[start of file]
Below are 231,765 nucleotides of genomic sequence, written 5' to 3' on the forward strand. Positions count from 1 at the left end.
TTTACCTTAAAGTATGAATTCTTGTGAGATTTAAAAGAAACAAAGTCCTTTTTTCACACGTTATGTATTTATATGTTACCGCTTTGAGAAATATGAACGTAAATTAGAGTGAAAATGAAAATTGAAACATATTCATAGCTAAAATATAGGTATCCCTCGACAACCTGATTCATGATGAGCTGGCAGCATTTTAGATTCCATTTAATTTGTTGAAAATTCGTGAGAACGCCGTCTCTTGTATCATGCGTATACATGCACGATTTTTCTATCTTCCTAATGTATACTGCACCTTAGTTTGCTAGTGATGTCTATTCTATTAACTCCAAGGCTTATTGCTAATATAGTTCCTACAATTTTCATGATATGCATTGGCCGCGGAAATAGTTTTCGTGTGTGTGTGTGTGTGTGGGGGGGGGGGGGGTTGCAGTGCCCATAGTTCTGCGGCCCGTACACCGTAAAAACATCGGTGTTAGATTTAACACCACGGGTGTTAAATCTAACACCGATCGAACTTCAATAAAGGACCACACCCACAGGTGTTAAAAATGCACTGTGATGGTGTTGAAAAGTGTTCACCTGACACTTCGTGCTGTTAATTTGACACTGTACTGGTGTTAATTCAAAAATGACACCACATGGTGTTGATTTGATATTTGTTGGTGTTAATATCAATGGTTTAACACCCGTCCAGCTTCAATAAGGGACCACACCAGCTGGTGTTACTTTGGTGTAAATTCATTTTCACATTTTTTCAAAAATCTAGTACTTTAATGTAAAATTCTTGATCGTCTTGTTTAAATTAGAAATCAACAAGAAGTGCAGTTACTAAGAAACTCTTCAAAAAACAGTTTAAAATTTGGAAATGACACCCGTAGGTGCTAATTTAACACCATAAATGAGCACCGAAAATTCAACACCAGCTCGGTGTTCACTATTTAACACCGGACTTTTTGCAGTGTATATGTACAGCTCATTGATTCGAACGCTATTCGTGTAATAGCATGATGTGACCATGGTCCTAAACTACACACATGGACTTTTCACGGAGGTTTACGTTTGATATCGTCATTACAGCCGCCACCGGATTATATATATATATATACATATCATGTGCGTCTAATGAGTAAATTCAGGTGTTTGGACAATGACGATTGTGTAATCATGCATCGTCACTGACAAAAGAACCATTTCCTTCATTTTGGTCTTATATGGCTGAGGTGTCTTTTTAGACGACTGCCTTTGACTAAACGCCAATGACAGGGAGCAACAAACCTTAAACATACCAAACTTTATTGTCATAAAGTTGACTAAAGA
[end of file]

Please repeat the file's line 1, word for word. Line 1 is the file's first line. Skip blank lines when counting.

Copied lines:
Below are 231,765 nucleotides of genomic sequence, written 5' to 3' on the forward strand. Positions count from 1 at the left end.